On the holiday that commemorates the birth of the Rev. Martin Luther King Jr., his prize-winning biographer talks about the last, difficult years of the civil rights leader's life.
As 1964 ended, the Rev. Martin Luther King Jr. was experiencing remarkable success. In December, he returned to the U.S. from Sweden, where he had been awarded the Nobel Peace Prize. The Civil Rights Bill had been passed by Congress with the strong support of President Lyndon B. Johnson, who by all indications would be much more sympathetic to the goals of the civil rights movement than his predecessor, John F. Kennedy.
For Dr. King, it was a heady time -- one, said his biographer, Taylor Branch, when the civil rights leader "could have chosen a life in which the most difficult decision he had to face was which fork to lift at a testimonial dinner." And yet, Mr. Branch said, Dr. King took precisely the other path.
In a meeting with President Johnson at the White House after winning the Nobel, Dr. King said he soon would be leading a voting rights demonstration in Selma, Ala. He was true to his word, Mr. Branch said: "Within a month, King was in jail in Selma."
This resolve epitomizes what Mr. Branch calls "the downward King -- in the last four years of his life, he is forcing himself to do things to jeopardize the success that he could have cashed in on, and coasted on for two lifetimes." It is this "downward King," facing almost unfathomable pressures from both opponents and his own followers, who is at the center of "Pillar of Fire," Mr. Branch's second volume chronicling the life of Dr. King and the civil rights movement.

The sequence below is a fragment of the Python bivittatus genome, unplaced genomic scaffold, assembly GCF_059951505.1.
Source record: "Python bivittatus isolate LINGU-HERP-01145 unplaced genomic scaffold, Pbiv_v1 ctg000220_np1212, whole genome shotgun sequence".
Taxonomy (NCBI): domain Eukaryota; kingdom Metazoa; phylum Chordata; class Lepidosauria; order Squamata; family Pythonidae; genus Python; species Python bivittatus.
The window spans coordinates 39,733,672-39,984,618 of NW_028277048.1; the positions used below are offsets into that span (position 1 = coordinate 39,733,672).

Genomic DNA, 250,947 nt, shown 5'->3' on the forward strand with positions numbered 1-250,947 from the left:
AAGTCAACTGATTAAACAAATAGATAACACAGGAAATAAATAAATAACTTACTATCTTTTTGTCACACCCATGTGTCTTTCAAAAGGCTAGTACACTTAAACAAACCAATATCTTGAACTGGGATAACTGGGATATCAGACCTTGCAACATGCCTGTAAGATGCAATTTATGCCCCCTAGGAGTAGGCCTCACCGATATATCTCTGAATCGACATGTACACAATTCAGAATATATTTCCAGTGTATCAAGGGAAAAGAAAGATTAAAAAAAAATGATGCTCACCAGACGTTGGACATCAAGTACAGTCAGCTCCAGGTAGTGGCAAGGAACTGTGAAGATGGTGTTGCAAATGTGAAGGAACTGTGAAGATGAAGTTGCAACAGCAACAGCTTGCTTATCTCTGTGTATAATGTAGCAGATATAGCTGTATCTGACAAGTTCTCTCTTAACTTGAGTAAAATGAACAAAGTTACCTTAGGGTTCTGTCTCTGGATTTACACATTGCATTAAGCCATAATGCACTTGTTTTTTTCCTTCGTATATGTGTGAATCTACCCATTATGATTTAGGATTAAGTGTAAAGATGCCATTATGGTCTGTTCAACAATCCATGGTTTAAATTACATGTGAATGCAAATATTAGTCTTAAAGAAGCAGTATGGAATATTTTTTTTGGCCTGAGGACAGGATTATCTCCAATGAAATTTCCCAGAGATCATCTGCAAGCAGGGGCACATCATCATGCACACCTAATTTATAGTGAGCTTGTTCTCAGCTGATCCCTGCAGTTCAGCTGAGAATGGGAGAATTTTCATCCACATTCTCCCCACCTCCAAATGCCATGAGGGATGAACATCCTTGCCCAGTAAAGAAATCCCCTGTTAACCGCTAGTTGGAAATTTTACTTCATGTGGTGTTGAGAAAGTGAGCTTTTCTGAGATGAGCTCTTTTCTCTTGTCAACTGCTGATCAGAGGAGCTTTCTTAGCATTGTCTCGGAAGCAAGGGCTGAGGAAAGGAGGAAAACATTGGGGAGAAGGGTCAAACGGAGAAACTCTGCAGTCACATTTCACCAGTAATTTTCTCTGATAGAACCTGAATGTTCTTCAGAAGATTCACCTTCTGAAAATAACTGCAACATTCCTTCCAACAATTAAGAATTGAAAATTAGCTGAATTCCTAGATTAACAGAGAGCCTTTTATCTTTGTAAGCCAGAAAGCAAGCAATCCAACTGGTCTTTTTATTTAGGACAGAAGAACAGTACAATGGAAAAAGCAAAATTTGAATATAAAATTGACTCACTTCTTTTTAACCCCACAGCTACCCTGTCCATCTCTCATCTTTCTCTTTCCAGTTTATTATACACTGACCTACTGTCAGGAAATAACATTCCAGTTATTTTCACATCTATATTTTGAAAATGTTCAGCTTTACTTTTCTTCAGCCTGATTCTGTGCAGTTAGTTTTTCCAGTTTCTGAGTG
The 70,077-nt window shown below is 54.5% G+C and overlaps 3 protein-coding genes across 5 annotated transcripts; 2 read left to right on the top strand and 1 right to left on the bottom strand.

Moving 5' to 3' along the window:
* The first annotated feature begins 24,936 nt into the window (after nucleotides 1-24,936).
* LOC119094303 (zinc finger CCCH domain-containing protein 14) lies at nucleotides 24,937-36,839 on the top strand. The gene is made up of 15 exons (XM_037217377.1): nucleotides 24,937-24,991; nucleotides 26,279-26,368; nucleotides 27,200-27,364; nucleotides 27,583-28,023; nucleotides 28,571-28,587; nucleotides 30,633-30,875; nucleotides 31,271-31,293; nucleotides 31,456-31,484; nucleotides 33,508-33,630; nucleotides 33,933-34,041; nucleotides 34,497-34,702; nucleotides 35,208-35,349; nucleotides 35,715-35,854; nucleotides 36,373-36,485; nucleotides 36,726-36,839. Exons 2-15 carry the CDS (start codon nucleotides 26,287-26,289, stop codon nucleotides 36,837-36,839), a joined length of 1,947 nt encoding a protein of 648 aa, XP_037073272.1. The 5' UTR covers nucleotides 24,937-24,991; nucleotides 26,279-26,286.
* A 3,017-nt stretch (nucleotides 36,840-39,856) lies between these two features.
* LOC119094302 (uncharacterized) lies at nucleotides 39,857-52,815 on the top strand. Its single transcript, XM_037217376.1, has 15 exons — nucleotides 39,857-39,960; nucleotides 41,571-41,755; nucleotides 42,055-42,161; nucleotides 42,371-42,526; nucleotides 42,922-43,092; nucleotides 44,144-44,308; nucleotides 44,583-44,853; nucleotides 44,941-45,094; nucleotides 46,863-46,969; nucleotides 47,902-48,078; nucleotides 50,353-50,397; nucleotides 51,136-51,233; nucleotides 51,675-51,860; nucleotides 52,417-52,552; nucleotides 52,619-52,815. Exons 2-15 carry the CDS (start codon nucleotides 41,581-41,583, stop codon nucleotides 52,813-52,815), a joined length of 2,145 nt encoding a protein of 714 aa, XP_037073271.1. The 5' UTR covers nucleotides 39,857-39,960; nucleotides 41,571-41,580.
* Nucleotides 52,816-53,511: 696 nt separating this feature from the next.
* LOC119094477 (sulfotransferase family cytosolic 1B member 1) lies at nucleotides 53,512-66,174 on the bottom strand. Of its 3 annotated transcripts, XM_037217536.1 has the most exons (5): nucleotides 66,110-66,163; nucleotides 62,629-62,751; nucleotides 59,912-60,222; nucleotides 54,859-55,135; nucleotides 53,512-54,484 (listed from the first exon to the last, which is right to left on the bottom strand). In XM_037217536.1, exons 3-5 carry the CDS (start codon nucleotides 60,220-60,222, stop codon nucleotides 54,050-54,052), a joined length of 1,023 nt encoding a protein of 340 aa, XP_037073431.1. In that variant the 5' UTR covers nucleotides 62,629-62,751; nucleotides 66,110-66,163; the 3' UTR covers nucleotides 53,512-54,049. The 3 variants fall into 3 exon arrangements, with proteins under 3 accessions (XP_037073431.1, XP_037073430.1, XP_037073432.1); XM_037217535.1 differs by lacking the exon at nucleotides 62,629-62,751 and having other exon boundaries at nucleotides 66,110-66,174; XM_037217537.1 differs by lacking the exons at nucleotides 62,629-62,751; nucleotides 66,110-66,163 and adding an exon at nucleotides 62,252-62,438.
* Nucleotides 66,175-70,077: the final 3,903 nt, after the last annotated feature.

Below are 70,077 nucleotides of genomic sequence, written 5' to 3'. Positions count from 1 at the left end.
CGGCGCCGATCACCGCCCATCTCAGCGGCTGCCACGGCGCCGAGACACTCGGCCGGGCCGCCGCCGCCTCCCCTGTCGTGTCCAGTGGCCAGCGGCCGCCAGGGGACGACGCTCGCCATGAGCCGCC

The first volume, "Parting the Waters: America in the King Years 1954-63," received wide praise for its scope and insight, and earned Mr. Branch the Pulitzer Prize for history in 1989. Mr. Branch, a Baltimore resident since 1986, says he essentially has finished research for "Pillar of Fire" and has begun writing, though he cautioned, "I won't be finished this year, at least."
The title for "Pillar of Fire" comes from the last line of "Parting the Waters": "King had crossed over as a patriarch like Moses into a land less bounded by race. To keep going, he became a pillar of fire."
In an interview in his Mount Washington home, Mr. Branch, 45, said he found it striking how Dr. King, in the years before his assassination in April 1968, again and again chose a course that many around him considered wrong, foolhardy and even dangerous.
"To go from winning the Nobel Prize to Selma, to force yourself to do that against the wishes of not only your white allies but also of some of your own movement people -- you're really fighting to take yourself down," Mr. Branch said. "That 'downward King' is really full of passion and difficulty.
"In the early times, King is fighting for success, both for himself and his cause -- that is, for recognition. And, finally, it happens. He becomes famous, wins the Nobel Peace Prize, and so forth. Lots of people wanted to celebrate him for that. And the natural tendency is to not jeopardize all that, but that's precisely what he did. You get the picture of someone who is besieged on almost every side, and is willing himself downward to greater risk because he is driven by his conscience."
He cited several examples: Dr. King's involvement in the Selma voting rights campaign, his vocal opposition to the Vietnam War, his decision to move the civil rights campaign north in 1966, and his belief that an ambitious program was needed to end poverty in America.